Atomic Theory, the name given to that theory which regards matter as being built up of indivisible particles called atoms, to explain observed chemical facts by assigning certain physical properties to these atoms. The true atomic theory of modern chemistry is due to Dalton and is not yet a century old, but has done a very great deal to forward the science of chemistry, and to procure powerful allies in physics and mathematics. The theory simply states that matter consists ultimately of atoms of different kinds, that atoms combine with other atoms of like or unlike kind forming molecules, and that matter in bulk, such as our senses perceive it, consists of exceedingly large numbers of segregated molecules.
The atom is the smallest quantity of matter that can exist in combination; the molecule is the smallest quantity that can exist alone, and must, therefore, consist of at least one atom. Mercury and zinc give examples of molecules containing only single atoms; hydrogen, oxygen, nitrogen, and most other elements have two atoms; the ozone modifications of oxygen have three; whilst phosphorus and arsenic possess four atoms to the molecule.
If in a quantity of matter all the molecules are alike, the substance is said to be pure; if otherwise, we have a mechanical mixture. If the constituent atoms of the molecules are all alike we have an elementary substance or element. If, while the molecules are alike, they are not composed of like atoms, we have a pure chemical compound. The elements as we know them are not infinite in number, hence the available types of atoms are limited. The properties of all atoms of the same type, i.e. of the same element, are supposed identical throughout the universe, if under the same conditions. One of the most important physical properties of an atom is its mass, from which indeed Mendeleeff's periodic law of the elements enables us to deduce other properties of the substance. The mass of an atom is reckoned in terms of the mass of the hydrogen atom, which is the lightest known to us at present. The atomic weight of an element means therefore the ratio of the weight of its atom to the weight of the hydrogen atom. The following is a table of the atomic weights of the known elements: -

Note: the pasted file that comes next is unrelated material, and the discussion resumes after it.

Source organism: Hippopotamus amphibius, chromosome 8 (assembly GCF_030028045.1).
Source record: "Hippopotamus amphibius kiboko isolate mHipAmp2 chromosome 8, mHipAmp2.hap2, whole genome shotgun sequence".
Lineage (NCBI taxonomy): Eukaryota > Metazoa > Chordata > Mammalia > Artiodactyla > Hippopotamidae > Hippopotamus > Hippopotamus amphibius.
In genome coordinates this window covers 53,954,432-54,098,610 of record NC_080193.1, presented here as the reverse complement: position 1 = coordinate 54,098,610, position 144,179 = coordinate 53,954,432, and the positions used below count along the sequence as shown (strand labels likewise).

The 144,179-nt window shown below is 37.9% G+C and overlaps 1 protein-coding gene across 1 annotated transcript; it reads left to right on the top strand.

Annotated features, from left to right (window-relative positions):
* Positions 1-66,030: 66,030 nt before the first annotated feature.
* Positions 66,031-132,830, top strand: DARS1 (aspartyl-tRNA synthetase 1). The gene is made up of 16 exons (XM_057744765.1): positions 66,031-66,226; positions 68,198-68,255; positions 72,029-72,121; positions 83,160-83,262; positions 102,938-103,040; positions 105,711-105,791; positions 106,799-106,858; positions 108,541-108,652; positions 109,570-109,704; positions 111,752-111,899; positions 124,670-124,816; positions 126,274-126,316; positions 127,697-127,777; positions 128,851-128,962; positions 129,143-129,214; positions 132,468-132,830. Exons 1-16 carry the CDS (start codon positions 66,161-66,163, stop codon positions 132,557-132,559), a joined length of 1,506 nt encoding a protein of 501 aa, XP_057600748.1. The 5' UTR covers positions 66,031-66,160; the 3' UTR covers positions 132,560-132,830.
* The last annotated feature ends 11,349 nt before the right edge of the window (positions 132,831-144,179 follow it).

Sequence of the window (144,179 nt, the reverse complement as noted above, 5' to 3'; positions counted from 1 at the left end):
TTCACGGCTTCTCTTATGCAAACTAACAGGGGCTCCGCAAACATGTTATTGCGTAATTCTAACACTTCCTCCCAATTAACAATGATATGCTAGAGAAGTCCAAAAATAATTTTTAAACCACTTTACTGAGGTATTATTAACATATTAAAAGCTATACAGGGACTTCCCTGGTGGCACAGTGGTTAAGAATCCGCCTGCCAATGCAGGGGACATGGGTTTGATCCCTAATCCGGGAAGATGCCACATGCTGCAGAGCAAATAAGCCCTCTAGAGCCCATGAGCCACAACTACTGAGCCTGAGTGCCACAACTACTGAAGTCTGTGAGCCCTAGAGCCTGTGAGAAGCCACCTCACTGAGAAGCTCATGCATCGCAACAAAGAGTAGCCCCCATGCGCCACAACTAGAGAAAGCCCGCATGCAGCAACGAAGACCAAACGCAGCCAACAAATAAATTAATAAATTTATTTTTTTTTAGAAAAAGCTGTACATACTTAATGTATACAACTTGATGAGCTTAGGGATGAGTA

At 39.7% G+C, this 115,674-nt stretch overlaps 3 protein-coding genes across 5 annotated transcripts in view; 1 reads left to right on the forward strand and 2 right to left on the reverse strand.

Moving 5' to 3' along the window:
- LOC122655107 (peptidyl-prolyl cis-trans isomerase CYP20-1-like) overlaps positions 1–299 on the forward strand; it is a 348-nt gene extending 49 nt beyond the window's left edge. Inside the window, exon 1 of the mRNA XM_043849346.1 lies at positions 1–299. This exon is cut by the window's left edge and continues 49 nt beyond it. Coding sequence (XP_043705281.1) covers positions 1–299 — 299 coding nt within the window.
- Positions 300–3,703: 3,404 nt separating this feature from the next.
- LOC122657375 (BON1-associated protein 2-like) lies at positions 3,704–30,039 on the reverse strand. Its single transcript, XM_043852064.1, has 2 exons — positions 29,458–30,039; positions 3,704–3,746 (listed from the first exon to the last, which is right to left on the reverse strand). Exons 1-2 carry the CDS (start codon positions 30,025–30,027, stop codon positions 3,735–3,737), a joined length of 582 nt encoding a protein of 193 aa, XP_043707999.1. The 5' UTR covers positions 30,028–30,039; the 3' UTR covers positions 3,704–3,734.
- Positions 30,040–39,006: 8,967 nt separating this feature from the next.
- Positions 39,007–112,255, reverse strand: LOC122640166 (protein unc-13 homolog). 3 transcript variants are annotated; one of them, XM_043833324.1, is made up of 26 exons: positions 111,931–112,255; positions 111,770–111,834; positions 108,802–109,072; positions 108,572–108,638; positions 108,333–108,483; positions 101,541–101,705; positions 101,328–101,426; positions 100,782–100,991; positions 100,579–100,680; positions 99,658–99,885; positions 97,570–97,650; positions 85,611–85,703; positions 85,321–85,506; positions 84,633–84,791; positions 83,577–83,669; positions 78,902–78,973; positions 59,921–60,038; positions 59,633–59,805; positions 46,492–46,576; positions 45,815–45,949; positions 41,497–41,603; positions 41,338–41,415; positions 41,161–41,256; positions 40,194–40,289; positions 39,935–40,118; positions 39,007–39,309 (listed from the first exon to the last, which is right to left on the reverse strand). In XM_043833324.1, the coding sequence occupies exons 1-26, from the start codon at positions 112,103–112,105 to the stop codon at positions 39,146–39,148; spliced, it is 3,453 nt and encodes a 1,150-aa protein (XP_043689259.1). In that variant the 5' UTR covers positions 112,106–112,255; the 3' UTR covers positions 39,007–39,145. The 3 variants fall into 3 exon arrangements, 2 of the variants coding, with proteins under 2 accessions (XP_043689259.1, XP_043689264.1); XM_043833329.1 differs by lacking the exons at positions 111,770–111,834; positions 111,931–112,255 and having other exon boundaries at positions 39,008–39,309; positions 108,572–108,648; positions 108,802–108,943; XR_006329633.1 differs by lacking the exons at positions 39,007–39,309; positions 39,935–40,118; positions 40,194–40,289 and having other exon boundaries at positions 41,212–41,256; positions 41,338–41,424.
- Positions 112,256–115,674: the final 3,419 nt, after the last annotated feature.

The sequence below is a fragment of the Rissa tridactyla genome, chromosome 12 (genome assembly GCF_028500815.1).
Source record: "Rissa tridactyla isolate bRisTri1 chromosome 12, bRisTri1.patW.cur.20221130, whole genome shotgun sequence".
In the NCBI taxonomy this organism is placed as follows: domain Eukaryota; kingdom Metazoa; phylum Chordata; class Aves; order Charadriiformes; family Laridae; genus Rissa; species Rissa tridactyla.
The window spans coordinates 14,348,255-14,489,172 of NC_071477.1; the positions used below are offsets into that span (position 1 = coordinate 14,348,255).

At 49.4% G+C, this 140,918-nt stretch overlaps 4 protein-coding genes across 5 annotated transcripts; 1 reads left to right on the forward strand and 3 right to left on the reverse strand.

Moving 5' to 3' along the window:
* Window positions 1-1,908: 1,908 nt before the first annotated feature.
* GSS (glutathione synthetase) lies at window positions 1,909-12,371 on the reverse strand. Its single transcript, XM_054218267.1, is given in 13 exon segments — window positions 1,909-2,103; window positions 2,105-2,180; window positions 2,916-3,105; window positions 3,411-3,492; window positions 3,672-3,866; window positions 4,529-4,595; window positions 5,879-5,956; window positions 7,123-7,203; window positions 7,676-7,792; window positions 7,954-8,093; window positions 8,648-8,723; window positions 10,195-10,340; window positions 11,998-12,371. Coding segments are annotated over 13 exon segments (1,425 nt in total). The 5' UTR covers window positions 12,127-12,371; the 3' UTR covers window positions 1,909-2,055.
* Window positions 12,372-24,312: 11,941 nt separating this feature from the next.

It will now be seen how the following observed laws of chemical combination may be explained: -
(a) The law of fixity of proportions in chemical compounds states that every definite pure substance always possesses the same constitution. Thus water always contains eight-ninths its weight of oxygen, with one-ninth of hydrogen. For on the assumption of the atomic theory, each molecule of water contains two atoms of hydrogen united with one of oxygen. Hence, since the percentage composition of each molecule is a constant, that of any number of molecules will also remain the same.
(b) The law of multiple proportions in chemical compounds states that substances may form different compounds by uniting in fixed proportions, which bear some simple numerical relation to each other. Thus the ratio of the weights of the carbon and oxygen in carbon monoxide are 3:4, in carbon dioxide, 3:8. So also nitrogen and oxygen unite in different proportions, forming a series of oxides whose constituents are in the ratios 14/8, 14/16, 14/24, 14/32, and 14/40. These facts are readily explained. A molecule of carbon monoxide contains one atom of carbon and one atom of oxygen, the ratio of whose weight is 3/4. The molecule of carbon dioxide contains one atom of carbon with two of oxygen; hence the ratio of the constituents is 3/8, Similarly with the nitrogen oxides, we are led to the belief that two atoms of nitrogen unite with one, two, three, four, and five atoms of oxygen, forming these five different kinds of molecules, whose compositions are therefore closely related to each other.
(c) The law of chemical equivalents, chemical quantities which are equal to the same thing as regards their power of doing chemical work or of forming chemical compounds, are equivalent to each other. One gramme of hydrogen will unite with 35.4 grammes of chlorine or with 8 of oxygen. Hence 8 grammes of oxygen are chemically equivalent to 35.4 of chlorine, or two atoms of hydrogen combine with two of chlorine or with one of oxygen; hence two atoms of chlorine are equivalent to one of oxygen, and knowing the respective atomic weights the above numerical relationship may be immediately established.
The next two laws given are not directly deducible from experiment, relating as they do to individual molecules.
(d) Avogadro's Law. - Equal volumes of all gases at the same temperature and pressure contain the same number of molecules, i.e. molecules of all gases under the same conditions of temperature and pressure occupy the same space.
(e) Dulong and Petit's Law: - The atomic weight of an element multiplied by its specific heat is a constant for all elements, known as the atomic heat.
These two laws receive full confirmation from the kinetic theory of gases, as advanced by Clausius, Clerk-Maxwell, and other physicists, and afford the most conclusive means of settling the atomic weight of an element.